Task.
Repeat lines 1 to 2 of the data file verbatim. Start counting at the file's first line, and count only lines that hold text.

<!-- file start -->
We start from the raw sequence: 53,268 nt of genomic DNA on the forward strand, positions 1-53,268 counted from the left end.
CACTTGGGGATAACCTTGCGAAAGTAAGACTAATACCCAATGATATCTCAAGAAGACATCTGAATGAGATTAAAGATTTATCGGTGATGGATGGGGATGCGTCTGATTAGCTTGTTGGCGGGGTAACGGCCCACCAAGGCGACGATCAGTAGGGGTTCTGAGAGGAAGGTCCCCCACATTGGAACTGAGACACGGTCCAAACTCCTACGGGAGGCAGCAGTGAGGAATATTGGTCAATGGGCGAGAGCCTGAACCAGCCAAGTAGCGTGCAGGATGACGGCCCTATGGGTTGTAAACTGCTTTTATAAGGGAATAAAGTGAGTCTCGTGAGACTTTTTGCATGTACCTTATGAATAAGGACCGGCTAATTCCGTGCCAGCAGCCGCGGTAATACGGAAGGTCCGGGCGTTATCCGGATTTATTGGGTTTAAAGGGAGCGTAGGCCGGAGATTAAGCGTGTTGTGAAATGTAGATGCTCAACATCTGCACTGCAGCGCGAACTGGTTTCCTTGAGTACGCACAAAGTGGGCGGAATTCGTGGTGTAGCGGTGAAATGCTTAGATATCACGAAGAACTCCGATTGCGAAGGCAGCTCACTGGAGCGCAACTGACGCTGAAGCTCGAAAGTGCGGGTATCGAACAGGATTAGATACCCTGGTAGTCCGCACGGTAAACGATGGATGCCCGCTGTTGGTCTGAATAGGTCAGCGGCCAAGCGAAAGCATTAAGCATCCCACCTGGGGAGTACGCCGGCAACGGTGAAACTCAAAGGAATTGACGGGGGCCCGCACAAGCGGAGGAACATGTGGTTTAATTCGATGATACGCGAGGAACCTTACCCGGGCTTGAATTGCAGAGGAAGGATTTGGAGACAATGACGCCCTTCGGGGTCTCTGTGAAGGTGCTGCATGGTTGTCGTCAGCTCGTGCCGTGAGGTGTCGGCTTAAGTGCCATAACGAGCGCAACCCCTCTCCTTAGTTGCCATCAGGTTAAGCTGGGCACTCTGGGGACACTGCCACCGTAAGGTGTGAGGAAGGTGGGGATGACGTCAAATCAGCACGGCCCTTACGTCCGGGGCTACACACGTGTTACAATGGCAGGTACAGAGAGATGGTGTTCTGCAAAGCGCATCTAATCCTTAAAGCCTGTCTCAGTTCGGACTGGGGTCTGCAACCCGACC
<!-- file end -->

We start from the raw sequence: 53,268 nt of genomic DNA on the forward strand, positions 1-53,268 counted from the left end.
CACTTGGGGATAACCTTGCGAAAGTAAGACTAATACCCAATGATATCTCAAGAAGACATCTGAATGAGATTAAAGATTTATCGGTGATGGATGGGGATGCGTCTGATTAGCTTGTTGGCGGGGTAACGGCCCACCAAGGCGACGATCAGTAGGGGTTCTGAGAGGAAGGTCCCCCACATTGGAACTGAGACACGGTCCAAACTCCTACGGGAGGCAGCAGTGAGGAATATTGGTCAATGGGCGAGAGCCTGAACCAGCCAAGTAGCGTGCAGGATGACGGCCCTATGGGTTGTAAACTGCTTTTATAAGGGAATAAAGTGAGTCTCGTGAGACTTTTTGCATGTACCTTATGAATAAGGACCGGCTAATTCCGTGCCAGCAGCCGCGGTAATACGGAAGGTCCGGGCGTTATCCGGATTTATTGGGTTTAAAGGGAGCGTAGGCCGGAGATTAAGCGTGTTGTGAAATGTAGATGCTCAACATCTGCACTGCAGCGCGAACTGGTTTCCTTGAGTACGCACAAAGTGGGCGGAATTCGTGGTGTAGCGGTGAAATGCTTAGATATCACGAAGAACTCCGATTGCGAAGGCAGCTCACTGGAGCGCAACTGACGCTGAAGCTCGAAAGTGCGGGTATCGAACAGGATTAGATACCCTGGTAGTCCGCACGGTAAACGATGGATGCCCGCTGTTGGTCTGAATAGGTCAGCGGCCAAGCGAAAGCATTAAGCATCCCACCTGGGGAGTACGCCGGCAACGGTGAAACTCAAAGGAATTGACGGGGGCCCGCACAAGCGGAGGAACATGTGGTTTAATTCGATGATACGCGAGGAACCTTACCCGGGCTTGAATTGCAGAGGAAGGATTTGGAGACAATGACGCCCTTCGGGGTCTCTGTGAAGGTGCTGCATGGTTGTCGTCAGCTCGTGCCGTGAGGTGTCGGCTTAAGTGCCATAACGAGCGCAACCCCTCTCCTTAGTTGCCATCAGGTTAAGCTGGGCACTCTGGGGACACTGCCACCGTAAGGTGTGAGGAAGGTGGGGATGACGTCAAATCAGCACGGCCCTTACGTCCGGGGCTACACACGTGTTACAATGGCAGGTACAGAGAGATGGTGTTCTGCAAAGCGCATCTAATCCTTAAAGCCTGTCTCAGTTCGGACTGGGGTCTGCAACCCGACC